Productivity Commission focus on cities raises concerns about inflexible planning systems

The Productivity Commission’s 5 year productivity review raises significant issues about inflexible planning systems that are impacting on the nation’s productivity, says the Urban Taskforce.

“The 5 year review of Australia’s productivity has a clear focus on the nation’s cities which are the key to the country’s output,” says Urban Taskforce CEO, Chris Johnson. “The key focus is on the productive potential of urban land and the need for planning reform to ensure efficient use. The Productivity Commission is critical of the failure of the proposed planning reforms in NSW in 2013 and encourages the government’s more recent reform proposals.  The report however does express concern that the original proposals to simplify the ‘overly restrictive zoning regulations’ are not part of the current package.”

“The Urban Taskforce supports the Productivity Commission’s concerns about the excessive number of zones in the NSW planning system at a time when many uses are able to be located together. The Commission refers to the eight types of business zone categories with their narrow definitions of uses that need to be simplified. The commission also calls for a ban on regulation that favours particular operators and sets proximity restrictions.”

“A common theme from the Productivity Commission over recent years has been the streamlining of development assessment systems and this is a feature of their latest report. The Commission points out that large-scale projects in Melbourne are assessed by the Minister for Planning and that the large scale of Brisbane City council lead to more efficient approval processes than through local councils. Code assessment is supported in the report although it acknowledges that NSW has rejected this path.”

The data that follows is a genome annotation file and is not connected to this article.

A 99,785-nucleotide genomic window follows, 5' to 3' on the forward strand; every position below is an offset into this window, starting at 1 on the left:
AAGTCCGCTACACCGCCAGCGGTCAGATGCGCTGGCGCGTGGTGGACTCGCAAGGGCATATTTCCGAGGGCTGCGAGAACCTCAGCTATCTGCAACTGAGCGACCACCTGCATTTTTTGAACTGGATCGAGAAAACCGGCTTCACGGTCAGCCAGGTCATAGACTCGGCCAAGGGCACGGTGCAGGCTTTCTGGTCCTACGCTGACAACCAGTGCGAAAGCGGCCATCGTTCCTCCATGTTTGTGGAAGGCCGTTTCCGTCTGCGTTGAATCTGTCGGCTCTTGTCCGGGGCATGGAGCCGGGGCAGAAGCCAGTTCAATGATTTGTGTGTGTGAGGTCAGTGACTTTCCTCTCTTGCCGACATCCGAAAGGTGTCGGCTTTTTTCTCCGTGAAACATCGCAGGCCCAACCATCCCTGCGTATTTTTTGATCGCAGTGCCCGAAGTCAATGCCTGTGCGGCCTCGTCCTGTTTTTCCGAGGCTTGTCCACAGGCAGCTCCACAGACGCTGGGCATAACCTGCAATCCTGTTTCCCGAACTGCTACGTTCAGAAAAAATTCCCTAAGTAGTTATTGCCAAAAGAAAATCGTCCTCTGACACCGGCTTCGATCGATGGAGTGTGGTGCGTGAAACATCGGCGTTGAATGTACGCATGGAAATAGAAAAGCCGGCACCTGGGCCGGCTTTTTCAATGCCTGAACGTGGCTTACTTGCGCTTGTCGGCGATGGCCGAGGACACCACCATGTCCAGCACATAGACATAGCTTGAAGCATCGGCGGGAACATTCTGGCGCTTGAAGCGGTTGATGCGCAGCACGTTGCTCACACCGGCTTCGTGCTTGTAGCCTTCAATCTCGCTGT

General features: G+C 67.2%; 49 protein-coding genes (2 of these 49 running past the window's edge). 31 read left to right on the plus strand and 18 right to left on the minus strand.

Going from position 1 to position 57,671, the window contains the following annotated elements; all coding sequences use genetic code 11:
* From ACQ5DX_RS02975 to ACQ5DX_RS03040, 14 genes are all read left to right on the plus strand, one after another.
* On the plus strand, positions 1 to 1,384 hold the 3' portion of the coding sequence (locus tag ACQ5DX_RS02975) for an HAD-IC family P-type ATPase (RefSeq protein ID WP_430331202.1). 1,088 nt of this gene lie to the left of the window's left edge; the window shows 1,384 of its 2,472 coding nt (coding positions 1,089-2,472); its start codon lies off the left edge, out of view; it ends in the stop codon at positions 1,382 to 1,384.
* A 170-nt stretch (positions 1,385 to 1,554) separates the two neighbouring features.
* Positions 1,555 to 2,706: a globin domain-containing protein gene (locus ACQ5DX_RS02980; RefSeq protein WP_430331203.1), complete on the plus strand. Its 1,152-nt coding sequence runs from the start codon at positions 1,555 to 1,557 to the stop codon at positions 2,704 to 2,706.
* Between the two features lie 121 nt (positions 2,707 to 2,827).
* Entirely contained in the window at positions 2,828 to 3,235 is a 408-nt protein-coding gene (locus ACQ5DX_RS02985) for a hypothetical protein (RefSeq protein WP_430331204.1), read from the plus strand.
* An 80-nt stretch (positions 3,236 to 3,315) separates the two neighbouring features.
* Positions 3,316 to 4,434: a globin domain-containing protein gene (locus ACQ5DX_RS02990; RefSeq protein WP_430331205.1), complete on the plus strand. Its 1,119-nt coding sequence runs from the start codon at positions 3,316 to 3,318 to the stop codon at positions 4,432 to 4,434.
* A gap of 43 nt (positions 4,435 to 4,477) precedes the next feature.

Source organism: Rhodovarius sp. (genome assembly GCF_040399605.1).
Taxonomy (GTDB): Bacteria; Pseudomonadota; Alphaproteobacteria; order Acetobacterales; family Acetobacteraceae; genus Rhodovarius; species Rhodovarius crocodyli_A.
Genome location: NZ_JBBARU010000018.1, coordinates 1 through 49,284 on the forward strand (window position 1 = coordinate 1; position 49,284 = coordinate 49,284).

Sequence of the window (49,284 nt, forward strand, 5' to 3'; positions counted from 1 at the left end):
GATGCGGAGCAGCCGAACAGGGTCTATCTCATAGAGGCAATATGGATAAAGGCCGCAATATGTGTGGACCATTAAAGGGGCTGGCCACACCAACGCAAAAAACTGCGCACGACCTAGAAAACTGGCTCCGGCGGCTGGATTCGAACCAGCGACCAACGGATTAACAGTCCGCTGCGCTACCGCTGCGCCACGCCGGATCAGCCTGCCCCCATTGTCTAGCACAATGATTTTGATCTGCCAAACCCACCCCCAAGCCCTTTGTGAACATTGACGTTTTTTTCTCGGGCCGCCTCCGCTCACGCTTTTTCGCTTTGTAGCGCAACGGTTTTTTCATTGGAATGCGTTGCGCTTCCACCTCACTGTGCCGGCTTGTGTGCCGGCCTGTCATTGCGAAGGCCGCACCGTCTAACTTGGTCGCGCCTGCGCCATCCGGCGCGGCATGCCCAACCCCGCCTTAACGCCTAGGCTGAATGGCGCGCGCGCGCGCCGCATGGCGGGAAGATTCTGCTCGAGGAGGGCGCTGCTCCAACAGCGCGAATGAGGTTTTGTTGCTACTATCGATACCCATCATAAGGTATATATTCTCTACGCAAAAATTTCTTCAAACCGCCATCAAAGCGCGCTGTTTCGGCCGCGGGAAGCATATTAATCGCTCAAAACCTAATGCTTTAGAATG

“Stamp Duty is seen by the Productivity Commission as a discouragement to people to downsize to a smaller home or to move closer to preferred jobs and has proposed that Stamp Duty be phased out and replaced by a broad based land tax. The report outlines that the ACT is going through this process and recommends that all State and Territory Governments should move from stamp duties on residential and commercial properties to a broad-based land tax on the unimproved value of land. The urban Taskforce has championed the same policy for some years.”

“The Urban Taskforce strongly supports the Productivity Commissions 5 year review and its focus on the need to reform planning systems as they effect the productivity of Australia’s cities. Urgent reform of state planning systems is needed as the current systems are holding back economic productivity and impacting on housing affordability.”

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